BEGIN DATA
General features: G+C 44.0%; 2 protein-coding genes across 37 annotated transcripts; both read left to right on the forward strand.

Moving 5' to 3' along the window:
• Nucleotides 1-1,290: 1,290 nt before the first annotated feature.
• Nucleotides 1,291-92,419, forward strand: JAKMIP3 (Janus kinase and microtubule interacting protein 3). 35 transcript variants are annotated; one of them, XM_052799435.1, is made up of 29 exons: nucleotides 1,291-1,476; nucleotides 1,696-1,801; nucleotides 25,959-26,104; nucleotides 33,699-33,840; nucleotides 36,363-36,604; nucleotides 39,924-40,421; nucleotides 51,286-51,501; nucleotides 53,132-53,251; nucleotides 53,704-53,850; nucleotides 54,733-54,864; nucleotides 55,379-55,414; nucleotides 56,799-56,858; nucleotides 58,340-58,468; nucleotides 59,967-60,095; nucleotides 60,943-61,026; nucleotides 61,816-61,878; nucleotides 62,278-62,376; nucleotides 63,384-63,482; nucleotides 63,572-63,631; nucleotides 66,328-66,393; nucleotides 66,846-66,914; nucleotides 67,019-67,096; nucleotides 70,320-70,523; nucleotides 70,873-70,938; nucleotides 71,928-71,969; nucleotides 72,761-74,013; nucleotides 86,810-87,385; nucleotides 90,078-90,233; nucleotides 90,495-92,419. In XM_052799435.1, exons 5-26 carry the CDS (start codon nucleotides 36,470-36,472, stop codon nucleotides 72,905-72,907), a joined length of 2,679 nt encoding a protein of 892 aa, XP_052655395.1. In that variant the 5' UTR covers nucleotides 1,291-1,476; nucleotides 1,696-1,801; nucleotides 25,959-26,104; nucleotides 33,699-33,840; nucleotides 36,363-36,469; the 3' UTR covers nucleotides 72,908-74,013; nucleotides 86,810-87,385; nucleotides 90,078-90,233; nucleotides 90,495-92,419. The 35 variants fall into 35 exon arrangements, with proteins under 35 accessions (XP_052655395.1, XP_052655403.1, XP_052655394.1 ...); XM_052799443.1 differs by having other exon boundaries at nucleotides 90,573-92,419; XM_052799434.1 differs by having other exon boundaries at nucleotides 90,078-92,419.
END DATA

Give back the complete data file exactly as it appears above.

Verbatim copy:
General features: G+C 44.0%; 2 protein-coding genes across 37 annotated transcripts; both read left to right on the forward strand.

Moving 5' to 3' along the window:
• Nucleotides 1-1,290: 1,290 nt before the first annotated feature.
• Nucleotides 1,291-92,419, forward strand: JAKMIP3 (Janus kinase and microtubule interacting protein 3). 35 transcript variants are annotated; one of them, XM_052799435.1, is made up of 29 exons: nucleotides 1,291-1,476; nucleotides 1,696-1,801; nucleotides 25,959-26,104; nucleotides 33,699-33,840; nucleotides 36,363-36,604; nucleotides 39,924-40,421; nucleotides 51,286-51,501; nucleotides 53,132-53,251; nucleotides 53,704-53,850; nucleotides 54,733-54,864; nucleotides 55,379-55,414; nucleotides 56,799-56,858; nucleotides 58,340-58,468; nucleotides 59,967-60,095; nucleotides 60,943-61,026; nucleotides 61,816-61,878; nucleotides 62,278-62,376; nucleotides 63,384-63,482; nucleotides 63,572-63,631; nucleotides 66,328-66,393; nucleotides 66,846-66,914; nucleotides 67,019-67,096; nucleotides 70,320-70,523; nucleotides 70,873-70,938; nucleotides 71,928-71,969; nucleotides 72,761-74,013; nucleotides 86,810-87,385; nucleotides 90,078-90,233; nucleotides 90,495-92,419. In XM_052799435.1, exons 5-26 carry the CDS (start codon nucleotides 36,470-36,472, stop codon nucleotides 72,905-72,907), a joined length of 2,679 nt encoding a protein of 892 aa, XP_052655395.1. In that variant the 5' UTR covers nucleotides 1,291-1,476; nucleotides 1,696-1,801; nucleotides 25,959-26,104; nucleotides 33,699-33,840; nucleotides 36,363-36,469; the 3' UTR covers nucleotides 72,908-74,013; nucleotides 86,810-87,385; nucleotides 90,078-90,233; nucleotides 90,495-92,419. The 35 variants fall into 35 exon arrangements, with proteins under 35 accessions (XP_052655395.1, XP_052655403.1, XP_052655394.1 ...); XM_052799443.1 differs by having other exon boundaries at nucleotides 90,573-92,419; XM_052799434.1 differs by having other exon boundaries at nucleotides 90,078-92,419.